3. How to access and edit metadata
While often the creation of metadata happens automatically behind the scenes on our computer and on web servers we interact with, there are plenty of tools that make it possible to view these data – or write descriptive information into our digital files.
Besides commonly accessed metadata fields like filename, for most digital formats such as text documents and media it is possible for the creator to edit additional metadata fields, like tags and author, typically while saving the file or viewing its Info / Properties. When working with digital photographs, here are some ways that you can access the metadata layer on your pictures:
- Camera: Most digital cameras will let you view EXIF metadata on your display; the same is true for mobile devices with a camera;
- Camera applications: additional features on your camera – or mobile applications on your device, may allow you to view or edit easily metadata, for example adding a title or caption to an image, or set a photographer name to be automatically embedded within the files; (as these change quickly, try searching for “EXIF” “IPTC” or “Metadata” in your reference app store);
- Computer operating system: typically you will be able to see EXIF and any IPTC metadata embedded in a digital image by viewing its Info or Properties (depending on your operating system);
- Photo editing and viewing software: any photo editing software, from the default one available on your computer, to free software such as Google Photos, to professional tools such as Adobe Lightroom Photoshop or Lightroom, will let you view and edit image metadata.
- Dedicated online services such as Jeffrey’s Image Metadata Viewer
- Online sharing platforms like Flickr will extract and display your metadata, map your pictures based on geolocation when available, and let you change metadata or the published version of your photos and albums/collections;
- Internet Browsers: Most browsers have plug-ins or extensions which will let you view EXIF information from an online image file just by right-clicking on it;
- Always set the time and date correctly on your camera – what may seem like a harmless inattention could end up bringing chaos in your archive later;
- Mind privacy issues related to geolocation; automatic embed of geo-location data is a powerful tool, but if you’re planning to share photographs from sensitive locations – such as your own home, be aware of this and either turn off geo-location services or strip this metadata before sharing the file;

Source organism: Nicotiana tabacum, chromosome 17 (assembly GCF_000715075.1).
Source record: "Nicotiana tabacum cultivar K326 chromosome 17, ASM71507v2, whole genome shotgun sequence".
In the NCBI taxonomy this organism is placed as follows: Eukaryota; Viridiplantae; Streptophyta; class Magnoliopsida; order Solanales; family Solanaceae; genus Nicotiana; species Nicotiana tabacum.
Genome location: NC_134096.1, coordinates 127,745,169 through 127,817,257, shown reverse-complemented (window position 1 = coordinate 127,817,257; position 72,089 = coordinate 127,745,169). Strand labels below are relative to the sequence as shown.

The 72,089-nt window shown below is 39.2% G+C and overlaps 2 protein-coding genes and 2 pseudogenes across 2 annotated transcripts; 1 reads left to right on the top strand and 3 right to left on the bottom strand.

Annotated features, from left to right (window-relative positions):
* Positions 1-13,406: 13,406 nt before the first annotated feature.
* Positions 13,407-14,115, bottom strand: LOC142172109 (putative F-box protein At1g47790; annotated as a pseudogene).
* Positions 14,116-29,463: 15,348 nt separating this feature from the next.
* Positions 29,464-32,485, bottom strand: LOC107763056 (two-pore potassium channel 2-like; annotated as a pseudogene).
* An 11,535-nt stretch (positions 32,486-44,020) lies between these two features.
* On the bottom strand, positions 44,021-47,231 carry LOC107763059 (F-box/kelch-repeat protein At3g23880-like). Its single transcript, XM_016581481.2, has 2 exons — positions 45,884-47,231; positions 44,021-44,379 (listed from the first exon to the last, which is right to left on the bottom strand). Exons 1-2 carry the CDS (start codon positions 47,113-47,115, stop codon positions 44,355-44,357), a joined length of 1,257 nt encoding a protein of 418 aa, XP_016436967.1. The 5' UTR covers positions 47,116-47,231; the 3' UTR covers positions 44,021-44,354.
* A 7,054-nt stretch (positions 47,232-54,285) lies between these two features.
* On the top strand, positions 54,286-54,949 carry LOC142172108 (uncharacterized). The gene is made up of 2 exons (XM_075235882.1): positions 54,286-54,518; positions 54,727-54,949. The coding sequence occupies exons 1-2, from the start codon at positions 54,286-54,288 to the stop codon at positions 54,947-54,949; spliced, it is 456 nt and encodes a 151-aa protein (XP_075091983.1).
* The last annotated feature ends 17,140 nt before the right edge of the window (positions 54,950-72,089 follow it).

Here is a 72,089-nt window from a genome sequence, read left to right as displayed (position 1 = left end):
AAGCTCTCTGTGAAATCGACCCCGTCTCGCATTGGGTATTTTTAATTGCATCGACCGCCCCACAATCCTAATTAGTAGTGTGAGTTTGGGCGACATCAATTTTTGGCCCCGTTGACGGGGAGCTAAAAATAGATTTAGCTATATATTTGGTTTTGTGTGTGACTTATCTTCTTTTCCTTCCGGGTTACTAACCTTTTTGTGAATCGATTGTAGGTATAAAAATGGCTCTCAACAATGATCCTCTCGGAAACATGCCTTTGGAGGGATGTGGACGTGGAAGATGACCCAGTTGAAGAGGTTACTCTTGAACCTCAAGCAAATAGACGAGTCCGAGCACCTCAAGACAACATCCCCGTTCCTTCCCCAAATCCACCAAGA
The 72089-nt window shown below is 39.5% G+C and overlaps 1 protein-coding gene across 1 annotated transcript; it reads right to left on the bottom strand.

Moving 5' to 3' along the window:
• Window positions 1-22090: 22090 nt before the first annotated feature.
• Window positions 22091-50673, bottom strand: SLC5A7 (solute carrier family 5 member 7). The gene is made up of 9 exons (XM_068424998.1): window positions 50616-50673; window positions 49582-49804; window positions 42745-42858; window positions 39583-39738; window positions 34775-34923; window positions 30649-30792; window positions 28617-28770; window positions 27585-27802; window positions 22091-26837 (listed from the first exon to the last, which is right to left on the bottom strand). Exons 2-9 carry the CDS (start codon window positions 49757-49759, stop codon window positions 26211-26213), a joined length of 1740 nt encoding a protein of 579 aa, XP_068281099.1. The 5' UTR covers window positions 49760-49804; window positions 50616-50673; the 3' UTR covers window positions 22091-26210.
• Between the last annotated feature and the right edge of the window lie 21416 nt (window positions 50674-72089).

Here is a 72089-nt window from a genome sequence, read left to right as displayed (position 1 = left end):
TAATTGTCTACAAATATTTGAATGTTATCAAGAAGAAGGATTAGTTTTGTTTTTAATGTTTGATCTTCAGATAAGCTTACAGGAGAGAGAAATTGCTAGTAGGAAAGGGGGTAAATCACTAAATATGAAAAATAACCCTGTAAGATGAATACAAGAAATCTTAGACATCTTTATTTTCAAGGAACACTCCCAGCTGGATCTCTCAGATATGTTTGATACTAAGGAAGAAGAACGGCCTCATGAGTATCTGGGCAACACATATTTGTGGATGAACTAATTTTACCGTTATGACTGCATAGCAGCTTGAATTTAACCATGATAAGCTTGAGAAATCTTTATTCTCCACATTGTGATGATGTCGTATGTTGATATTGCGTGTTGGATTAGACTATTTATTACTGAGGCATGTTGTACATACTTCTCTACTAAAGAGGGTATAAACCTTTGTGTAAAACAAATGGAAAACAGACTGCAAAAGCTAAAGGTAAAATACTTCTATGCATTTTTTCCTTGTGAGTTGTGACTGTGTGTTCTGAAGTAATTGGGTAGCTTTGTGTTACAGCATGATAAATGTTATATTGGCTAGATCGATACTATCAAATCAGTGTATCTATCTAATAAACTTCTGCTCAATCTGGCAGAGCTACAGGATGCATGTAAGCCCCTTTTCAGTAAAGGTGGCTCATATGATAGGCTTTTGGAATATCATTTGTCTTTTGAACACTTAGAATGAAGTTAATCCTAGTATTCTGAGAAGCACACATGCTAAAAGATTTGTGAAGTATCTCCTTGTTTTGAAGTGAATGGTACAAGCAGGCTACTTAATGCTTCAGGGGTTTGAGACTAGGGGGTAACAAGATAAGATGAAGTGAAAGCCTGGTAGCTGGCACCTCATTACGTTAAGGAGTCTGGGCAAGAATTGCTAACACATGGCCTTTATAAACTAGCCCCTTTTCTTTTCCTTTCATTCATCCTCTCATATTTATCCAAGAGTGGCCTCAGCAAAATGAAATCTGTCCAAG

- Define a relevant filename convention; an informative filename can go a long way in providing context for your photos;
- Follow standards as closely as possible, and adopt controlled vocabularies that are discipline-specific, to help maintain consistency in your archive; in the cultural heritage area, check out for example the Getty Vocabularies);
- Start small, but organized; an organized filename and a short caption about the project or collection that the photograph belongs to, together with information about the photographer, is better than nothing (or waiting years so you can add a detailed description to each file) and will add a great value to your collection; with an editor, this kind of information can easily be batch-added to your pictures as you first import them into your computer or archive;
- Use a non-destructive editing tool to manage your photo catalog; such as Adobe Lightroom; a specialized photo catalog tool will help you batch edit your metadata and handle versions of your files, so you can export files that are optimized for the web, stripped of sensitive metadata or have watermarked copyright – all without compromising your originals;
Read more about the advantages and difficulties of working with photo metadata: